2. Improve access to services preventing under-nutrition for the most vulnerable groups (children under five and pregnant and caregivers of children less than 2 years of age) focusing on infant and young child feeding in emergencies, micro-nutrient supplementation, and blanket supplementary feeding.
  3. Establish and strengthen nutrition surveillance system to monitor the nutrition situation.
  4. Effective coordination of partner’s response to the needs of affected population and management of information on the nutrition situation and response.
Challenges
  1. Few INGOs and low technical capacity of local partners in nutrition to support the nutrition response especially in the inpatient case management of children with SAM. 
  2. The coverage of nutrition response was very low in the two most affected regions. Funding for nutrition response remains a big challenge, only one agency has been partly funded.
  3. There are no nutrition services for the treatment of moderate acute malnutrition cases and this resulted into an increased incidence of the severe forms.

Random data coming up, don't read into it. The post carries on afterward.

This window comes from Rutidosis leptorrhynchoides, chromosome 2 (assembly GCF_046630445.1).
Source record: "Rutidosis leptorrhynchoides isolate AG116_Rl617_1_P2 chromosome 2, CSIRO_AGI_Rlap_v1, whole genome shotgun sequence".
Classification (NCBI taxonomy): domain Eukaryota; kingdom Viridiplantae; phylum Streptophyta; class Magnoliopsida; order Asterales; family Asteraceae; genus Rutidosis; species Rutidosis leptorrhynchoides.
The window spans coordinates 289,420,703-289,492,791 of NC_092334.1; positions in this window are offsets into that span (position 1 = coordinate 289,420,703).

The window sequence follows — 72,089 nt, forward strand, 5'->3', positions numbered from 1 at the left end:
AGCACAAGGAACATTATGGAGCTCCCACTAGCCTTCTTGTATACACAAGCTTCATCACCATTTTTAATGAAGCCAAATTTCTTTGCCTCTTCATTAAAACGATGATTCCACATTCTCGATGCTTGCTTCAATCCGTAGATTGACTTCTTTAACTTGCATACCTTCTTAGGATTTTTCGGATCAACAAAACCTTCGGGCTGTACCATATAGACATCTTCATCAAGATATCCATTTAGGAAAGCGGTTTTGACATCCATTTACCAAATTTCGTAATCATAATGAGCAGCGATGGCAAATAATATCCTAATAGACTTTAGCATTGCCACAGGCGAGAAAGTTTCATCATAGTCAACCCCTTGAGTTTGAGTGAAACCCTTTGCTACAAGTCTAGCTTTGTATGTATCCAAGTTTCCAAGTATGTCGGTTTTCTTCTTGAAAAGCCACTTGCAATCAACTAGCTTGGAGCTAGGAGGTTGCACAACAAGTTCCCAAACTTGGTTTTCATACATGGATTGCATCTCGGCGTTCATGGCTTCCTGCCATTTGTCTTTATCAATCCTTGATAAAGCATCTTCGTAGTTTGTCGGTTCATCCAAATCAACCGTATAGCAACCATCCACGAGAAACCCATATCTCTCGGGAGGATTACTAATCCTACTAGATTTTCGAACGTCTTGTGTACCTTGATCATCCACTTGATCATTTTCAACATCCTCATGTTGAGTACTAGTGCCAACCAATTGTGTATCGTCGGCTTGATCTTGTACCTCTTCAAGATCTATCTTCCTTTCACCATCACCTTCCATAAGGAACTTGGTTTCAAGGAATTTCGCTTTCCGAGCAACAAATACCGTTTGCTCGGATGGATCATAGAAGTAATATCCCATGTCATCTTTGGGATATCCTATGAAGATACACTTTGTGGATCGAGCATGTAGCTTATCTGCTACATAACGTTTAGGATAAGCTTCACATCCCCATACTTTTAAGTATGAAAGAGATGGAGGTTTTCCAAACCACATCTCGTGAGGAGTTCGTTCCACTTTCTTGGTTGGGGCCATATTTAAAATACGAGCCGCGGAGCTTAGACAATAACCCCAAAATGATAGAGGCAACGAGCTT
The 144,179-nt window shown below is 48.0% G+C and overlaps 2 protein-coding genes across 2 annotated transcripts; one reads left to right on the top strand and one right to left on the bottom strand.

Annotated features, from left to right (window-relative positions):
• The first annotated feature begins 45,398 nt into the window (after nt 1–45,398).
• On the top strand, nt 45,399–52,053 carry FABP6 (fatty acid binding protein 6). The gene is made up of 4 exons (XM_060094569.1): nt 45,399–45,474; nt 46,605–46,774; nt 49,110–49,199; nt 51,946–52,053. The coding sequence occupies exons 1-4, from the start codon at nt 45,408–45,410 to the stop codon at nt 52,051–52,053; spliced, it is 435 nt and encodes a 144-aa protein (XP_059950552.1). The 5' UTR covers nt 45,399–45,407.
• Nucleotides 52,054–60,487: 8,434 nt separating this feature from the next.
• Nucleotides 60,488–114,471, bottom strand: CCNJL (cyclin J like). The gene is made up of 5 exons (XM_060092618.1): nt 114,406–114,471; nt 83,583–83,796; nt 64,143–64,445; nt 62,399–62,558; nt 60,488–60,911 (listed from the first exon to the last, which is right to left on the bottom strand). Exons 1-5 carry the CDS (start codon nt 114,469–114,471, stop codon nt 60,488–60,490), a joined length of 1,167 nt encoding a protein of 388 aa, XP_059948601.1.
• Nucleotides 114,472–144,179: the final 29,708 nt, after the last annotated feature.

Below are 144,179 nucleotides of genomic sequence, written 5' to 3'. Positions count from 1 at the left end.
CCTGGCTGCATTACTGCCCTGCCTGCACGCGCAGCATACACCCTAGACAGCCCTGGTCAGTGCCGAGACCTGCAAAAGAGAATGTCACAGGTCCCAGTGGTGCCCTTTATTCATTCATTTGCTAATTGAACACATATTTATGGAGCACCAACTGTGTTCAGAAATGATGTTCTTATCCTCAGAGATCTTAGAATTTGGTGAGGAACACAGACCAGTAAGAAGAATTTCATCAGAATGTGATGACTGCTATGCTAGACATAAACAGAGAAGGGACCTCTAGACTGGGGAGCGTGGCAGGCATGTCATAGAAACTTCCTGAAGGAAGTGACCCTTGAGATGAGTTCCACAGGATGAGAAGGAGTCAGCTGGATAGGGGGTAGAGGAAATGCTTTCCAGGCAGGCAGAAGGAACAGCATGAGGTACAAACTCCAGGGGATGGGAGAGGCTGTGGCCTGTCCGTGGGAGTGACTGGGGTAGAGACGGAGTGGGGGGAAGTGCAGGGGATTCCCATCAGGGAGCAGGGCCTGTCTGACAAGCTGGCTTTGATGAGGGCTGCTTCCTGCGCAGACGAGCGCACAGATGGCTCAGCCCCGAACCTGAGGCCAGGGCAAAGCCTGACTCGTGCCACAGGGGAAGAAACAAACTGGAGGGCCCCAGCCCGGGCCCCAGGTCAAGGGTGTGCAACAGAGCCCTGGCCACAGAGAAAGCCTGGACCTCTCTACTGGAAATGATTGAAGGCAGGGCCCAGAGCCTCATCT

4. Lack of quality prevalence (no SMART survey) and program data.
  5. Insecurity incidents and movement restrictions imposed by the NCSAG.
Priorities for 2020

1.  Strengthening nutrition surveillance for data generation and advocacy – rapid nutrition assessment planned for March/April 2020.

2.  Scaling up nutrition response for SAM and launch MAM treatment if possible.

3. Capacity building of nutrition partners and stakeholders.

4. Strengthening of integration with others cluster (Health, Wash and Food security).

5.  Enhancing collaboration with the Nutrition Focal Person regional delegation of health for NW/SW regions.

Key Figures in 2019

(millions)

Funding in 2019

(millions)
SAM
BSFP
(millions)
PLW IYCF-E Counselling
BSFP Implementation
MMN
Vitamin A Supplementation
(millions)

Total Partners

0
National NGOs
0
International NGOs
0
UN agencies
0
Government authorities